When Centurion Macro arrives on the shores of Britain to take part in the Emperor Claudius's invasion in the summer of AD 43, he knows he will be facing one of the toughest campaigns of his battle-scarred career. But nothing could have prepared him for the brutality and bravery of the British warriors. In a series of bloody battles, Macro and his ...
When Centurion Macro arrives on the shores of Britain to take part in the Emperor Claudius's invasion in the summer of AD 43, he knows he will be facing one of the toughest campaigns of his battle-scarred career. But nothing could have prepared him for the brutality and bravery of the British warriors. In a series of bloody battles, Macro and his young subordinate, Optio Cato, and the desperately outnumbered Roman army, must find and defeat the enemy before he can grow strong enough to overwhelm the legions. But the Britons are not the only foe facing Macro and Cato. A sinister organisation opposed to the Emperor is secretly betraying the brave men of the legions. And when rumours of an assassination attempt coincide with the Emperor's arrival on British soil, the soldiers realise they are up against a force more ruthless than their acknowledged enemy, and that time is running out if they are to prevent Claudius's glorious victory turning to disaster.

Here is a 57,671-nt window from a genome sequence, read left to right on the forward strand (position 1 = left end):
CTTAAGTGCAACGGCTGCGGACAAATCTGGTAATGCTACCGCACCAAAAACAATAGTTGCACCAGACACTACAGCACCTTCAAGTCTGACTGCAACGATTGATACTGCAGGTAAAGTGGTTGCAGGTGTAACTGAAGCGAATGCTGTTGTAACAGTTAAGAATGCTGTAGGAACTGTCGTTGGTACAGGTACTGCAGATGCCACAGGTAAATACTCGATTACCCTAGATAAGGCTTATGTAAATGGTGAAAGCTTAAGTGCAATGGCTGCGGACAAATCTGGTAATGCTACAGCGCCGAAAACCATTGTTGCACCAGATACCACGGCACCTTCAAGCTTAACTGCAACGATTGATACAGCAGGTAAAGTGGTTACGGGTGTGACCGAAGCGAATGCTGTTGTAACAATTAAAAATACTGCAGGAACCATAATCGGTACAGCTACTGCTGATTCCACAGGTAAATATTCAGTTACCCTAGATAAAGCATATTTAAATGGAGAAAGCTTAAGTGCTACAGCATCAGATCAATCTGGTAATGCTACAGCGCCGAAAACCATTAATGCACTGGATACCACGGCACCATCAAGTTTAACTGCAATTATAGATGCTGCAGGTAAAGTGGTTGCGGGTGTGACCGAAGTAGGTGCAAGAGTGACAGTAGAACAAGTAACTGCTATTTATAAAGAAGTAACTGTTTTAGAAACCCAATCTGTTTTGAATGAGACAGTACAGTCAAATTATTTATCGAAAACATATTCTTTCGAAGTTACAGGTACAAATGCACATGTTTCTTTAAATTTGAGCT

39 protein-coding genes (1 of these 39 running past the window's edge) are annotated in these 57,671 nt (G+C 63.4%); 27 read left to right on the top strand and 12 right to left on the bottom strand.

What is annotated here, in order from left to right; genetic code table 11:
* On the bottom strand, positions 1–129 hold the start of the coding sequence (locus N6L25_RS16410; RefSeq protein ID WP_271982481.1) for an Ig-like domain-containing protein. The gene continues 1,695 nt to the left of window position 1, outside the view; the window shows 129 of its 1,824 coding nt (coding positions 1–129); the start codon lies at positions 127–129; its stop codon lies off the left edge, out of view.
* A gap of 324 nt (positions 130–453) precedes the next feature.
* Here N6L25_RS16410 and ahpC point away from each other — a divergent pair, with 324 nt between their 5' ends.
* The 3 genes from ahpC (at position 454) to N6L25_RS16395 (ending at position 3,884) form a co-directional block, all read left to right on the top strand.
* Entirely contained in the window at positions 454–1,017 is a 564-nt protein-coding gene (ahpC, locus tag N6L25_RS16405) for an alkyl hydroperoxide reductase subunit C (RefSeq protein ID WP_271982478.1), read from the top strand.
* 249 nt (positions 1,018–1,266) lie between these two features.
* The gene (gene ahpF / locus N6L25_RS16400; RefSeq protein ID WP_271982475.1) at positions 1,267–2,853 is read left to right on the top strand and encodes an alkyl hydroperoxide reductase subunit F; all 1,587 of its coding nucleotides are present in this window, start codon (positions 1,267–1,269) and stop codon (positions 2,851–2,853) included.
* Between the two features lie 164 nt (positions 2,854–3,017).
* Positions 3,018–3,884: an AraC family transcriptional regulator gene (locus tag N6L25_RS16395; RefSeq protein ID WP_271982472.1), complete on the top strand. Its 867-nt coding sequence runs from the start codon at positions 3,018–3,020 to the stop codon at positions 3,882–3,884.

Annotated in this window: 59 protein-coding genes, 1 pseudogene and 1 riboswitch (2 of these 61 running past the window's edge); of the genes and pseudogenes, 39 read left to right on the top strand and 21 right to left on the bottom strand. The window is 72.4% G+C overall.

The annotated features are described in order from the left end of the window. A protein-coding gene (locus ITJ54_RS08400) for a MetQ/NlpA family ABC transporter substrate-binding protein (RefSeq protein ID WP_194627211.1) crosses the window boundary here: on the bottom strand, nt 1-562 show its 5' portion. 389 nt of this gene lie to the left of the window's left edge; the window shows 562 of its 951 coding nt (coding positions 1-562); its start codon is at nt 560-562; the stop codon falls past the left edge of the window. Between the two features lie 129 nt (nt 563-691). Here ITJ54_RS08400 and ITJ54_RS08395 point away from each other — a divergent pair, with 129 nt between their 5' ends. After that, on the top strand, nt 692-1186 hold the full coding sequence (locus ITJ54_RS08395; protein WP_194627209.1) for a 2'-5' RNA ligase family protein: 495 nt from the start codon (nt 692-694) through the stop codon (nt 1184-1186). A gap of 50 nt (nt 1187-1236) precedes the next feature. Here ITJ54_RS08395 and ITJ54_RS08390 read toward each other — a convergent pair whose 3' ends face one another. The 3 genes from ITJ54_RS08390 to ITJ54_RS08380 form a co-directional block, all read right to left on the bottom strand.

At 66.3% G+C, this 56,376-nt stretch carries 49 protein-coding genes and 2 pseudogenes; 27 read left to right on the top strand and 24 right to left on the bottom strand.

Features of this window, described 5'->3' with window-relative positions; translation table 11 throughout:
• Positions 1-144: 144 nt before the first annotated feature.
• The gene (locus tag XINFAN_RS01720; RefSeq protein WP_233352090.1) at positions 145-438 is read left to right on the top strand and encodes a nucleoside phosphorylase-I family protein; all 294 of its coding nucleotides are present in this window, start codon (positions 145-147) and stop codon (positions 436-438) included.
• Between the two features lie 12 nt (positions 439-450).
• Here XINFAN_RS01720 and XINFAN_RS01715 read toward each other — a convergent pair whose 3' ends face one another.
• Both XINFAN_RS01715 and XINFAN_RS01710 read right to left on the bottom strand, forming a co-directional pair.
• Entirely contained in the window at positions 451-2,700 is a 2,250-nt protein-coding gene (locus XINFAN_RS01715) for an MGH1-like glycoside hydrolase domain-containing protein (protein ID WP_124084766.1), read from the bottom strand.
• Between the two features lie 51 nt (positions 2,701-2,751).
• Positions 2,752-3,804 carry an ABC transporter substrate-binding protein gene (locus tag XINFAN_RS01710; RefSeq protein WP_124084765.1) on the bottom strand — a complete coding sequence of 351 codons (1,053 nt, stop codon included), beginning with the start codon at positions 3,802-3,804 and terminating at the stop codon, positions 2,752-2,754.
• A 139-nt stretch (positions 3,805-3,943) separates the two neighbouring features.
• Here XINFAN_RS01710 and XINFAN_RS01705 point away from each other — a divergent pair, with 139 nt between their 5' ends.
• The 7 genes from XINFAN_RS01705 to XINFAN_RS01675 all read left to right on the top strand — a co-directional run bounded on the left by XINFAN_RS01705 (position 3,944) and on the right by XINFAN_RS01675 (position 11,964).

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Publishers Weekly, 2002-10-28 British writer Scarrow (Under the Eagle) offers a second action novel set in ancient Rome, focusing on a key battle in Britain during the Roman invasion led by Claudius in 43 A.D., then turning to an attempt to assassinate Claudius. The first half of the book follows the adventures of Centurion Macro and his eager young subordinate, Optio Cato (both of whom played prominent roles in the first book), as the Romans try to outmaneuver the forces of Caratacus, king of the Celtic tribes of Britain, in a series of skirmishes along the Thames. The battle scenes are lifeless and generic despite the nonstop action, mostly because Scarrow offers little in the way of character development (most of the combatants are military stereotypes) or period detail (the contemporary colloquialisms offer some unintentional levity: "Just make sure you get some proper bloody swimming lessons," Macro chides Cato). The assassination conspiracy that takes up the second half of the book is far more interesting. Macro and Cato must get to the bottom of a plot involving fellow soldier Vitellius, a Carthaginian surgeon and Flavia Lavinia, a former romantic interest of Cato's. Scarrow deftly negotiates this tricky, labyrinthian story line, but his writing style remains pedestrian. Cato and Marco are one-dimensional, albeit fitfully amusing, protagonists. Scarrow will need to elaborate their personalities considerably if they're to carry the sequel that Scarrow foreshadows in this book's rather predictable conclusion. (Dec.) Copyright 2002 Cahners Business Information.
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